Does your company have a superstar employee you just can’t do without? Not many do, and even when they do, it can be a mixed blessing. That’s because the flip-side of the superstar game changer is what happens when the superstar game changer eventually goes away. Jobs’ health issues have made the company – and more importantly, it’s shareholders – really worry about that a lot.
But for at least this week, all is well with Apple. They launched a cool, updated product, and Steve Jobs made a surprise appearance to do it. Plus, his showing up sent the company stock shooting up. What’s not to like?
Take it from me, managers and HR pros everywhere should look at this and tell themselves, “now THAT’S the kind of people-management issues I want to have!”
Of course, there’s a lot more in the news this week than Steve Jobs popping up to pitch a new iPad. Here are some other HR and workplace-related items you may have missed. Yes, this is TLNT’s weekly round-up of news, trends, and insights from the world of HR and talent management. I do it so you don’t have to.
- More workers showing up for work on time. Despite the slow recovery as we dig out of the recession, many people are still worried about keeping hold of their job. And, here’s more proof of that: workers are working harder to show up for work on time. As this story from the Las Vegas Review-Journal points out, “The number of U.S. workers reporting late to work has fallen 25 percent in the recession, dropping from 20 percent in 2008 to 15 percent in 2010, according to a report from Harris Interactive and job-placement website CareerBuilder.com.”
- Competitive necessity, or over-generous payout? There’s a lot of focus right now on public sector pay and benefits, and as this story from the San Diego Union-Tribune points out, what is frequently painted as a competitive necessity is all-too-often just an overly generous benefits giveaway. “(San Diego) County’s sick leave payout for its managers is uncommon in the region, and a survey of 39 employers by (the newspaper) found only one that offers a benefit more generous. The county portrayed the benefit last month as a competitive necessity to get and keep the best talent. The U-T found fewer than half of employers surveyed allow workers to cash out unused sick time.”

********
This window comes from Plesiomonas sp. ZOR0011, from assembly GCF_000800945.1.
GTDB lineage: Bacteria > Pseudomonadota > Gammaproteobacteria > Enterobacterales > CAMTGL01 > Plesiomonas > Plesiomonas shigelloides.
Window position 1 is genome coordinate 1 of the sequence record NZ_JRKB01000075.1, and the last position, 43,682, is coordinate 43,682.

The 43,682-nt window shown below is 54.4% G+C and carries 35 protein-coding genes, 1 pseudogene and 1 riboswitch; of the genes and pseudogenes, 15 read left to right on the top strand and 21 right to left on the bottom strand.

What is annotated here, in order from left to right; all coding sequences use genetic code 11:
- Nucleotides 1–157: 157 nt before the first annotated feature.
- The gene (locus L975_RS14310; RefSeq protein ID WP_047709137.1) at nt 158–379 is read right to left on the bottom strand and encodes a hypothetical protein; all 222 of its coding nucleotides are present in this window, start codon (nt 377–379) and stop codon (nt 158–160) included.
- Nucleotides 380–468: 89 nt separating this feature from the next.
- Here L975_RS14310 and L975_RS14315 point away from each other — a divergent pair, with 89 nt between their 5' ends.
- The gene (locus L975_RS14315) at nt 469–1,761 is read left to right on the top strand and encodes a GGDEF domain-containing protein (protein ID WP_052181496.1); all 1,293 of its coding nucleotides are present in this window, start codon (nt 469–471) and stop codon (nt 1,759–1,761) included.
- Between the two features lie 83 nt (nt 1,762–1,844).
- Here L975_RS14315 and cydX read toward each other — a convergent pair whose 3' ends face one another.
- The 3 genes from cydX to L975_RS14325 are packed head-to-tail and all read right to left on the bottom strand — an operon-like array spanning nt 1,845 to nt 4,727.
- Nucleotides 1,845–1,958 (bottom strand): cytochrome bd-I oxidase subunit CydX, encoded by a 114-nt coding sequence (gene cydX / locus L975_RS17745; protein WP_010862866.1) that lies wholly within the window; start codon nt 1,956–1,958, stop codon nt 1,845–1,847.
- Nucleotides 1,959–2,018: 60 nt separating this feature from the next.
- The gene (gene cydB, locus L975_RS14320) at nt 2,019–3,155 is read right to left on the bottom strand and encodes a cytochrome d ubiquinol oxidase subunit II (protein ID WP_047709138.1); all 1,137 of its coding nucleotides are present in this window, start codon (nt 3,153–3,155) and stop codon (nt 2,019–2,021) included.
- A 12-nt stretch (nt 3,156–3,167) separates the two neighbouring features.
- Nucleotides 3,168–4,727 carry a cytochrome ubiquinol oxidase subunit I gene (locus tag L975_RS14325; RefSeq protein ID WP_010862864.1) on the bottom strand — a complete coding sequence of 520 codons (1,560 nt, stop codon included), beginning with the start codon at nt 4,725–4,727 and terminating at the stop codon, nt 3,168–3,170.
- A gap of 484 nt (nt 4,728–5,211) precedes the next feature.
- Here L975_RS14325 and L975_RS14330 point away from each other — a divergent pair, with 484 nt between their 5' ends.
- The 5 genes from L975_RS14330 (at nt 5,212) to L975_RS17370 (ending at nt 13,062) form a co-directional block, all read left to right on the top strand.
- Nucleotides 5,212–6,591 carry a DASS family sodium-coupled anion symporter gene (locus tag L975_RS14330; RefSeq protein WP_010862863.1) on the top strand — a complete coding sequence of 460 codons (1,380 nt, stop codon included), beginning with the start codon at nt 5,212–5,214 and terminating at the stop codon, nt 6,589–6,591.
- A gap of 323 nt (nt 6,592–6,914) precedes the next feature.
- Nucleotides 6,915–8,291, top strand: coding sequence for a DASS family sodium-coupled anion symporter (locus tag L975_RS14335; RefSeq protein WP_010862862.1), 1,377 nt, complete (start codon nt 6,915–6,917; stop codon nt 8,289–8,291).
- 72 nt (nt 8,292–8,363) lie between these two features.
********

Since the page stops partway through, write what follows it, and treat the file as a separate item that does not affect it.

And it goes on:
- Why workers are taking control of training. Lots of unemployed workers are finding that their skills set just isn’t up to what employers are looking to hire today. And as workplace columnist Cindy Krischer Goodman of The Miami Herald writes, “if there’s one thing employees have learned from the recession it is not to rely on the bosses to keep our skills sharp … we now know if we want to seize those opportunities — and take ownership of our own professional development — we need to figure out what training we need, where to go to get it, and, if appropriate, how to ask our employer to provide it to us.”
- Late to work excuses you may not have heard yet. If you have been a manager or HR pro for much time at all, you have probably heard some wild excuses for being late to work. And, here are a few more to enjoy, courtesy of Contra Costa Times columnist Tony Hicks and another CareerBuilder survey.